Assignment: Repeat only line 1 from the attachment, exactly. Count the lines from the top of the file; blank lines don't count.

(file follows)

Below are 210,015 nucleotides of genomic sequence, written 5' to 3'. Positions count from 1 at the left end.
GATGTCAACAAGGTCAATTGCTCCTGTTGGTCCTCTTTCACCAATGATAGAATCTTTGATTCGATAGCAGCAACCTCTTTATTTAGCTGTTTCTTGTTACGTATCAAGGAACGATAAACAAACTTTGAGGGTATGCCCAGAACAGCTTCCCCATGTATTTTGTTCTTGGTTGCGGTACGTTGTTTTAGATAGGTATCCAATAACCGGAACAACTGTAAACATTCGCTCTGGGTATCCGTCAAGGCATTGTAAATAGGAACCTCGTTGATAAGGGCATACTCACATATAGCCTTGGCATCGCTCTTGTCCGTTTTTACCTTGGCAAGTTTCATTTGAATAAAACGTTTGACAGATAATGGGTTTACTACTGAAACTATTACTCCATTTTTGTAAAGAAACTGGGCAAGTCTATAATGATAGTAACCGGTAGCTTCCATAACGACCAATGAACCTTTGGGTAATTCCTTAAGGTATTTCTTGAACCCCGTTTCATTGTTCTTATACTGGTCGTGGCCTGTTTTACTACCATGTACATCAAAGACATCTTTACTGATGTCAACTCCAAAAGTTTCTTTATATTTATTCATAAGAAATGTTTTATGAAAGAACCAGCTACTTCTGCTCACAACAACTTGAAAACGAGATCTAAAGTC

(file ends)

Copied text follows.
Below are 210,015 nucleotides of genomic sequence, written 5' to 3'. Positions count from 1 at the left end.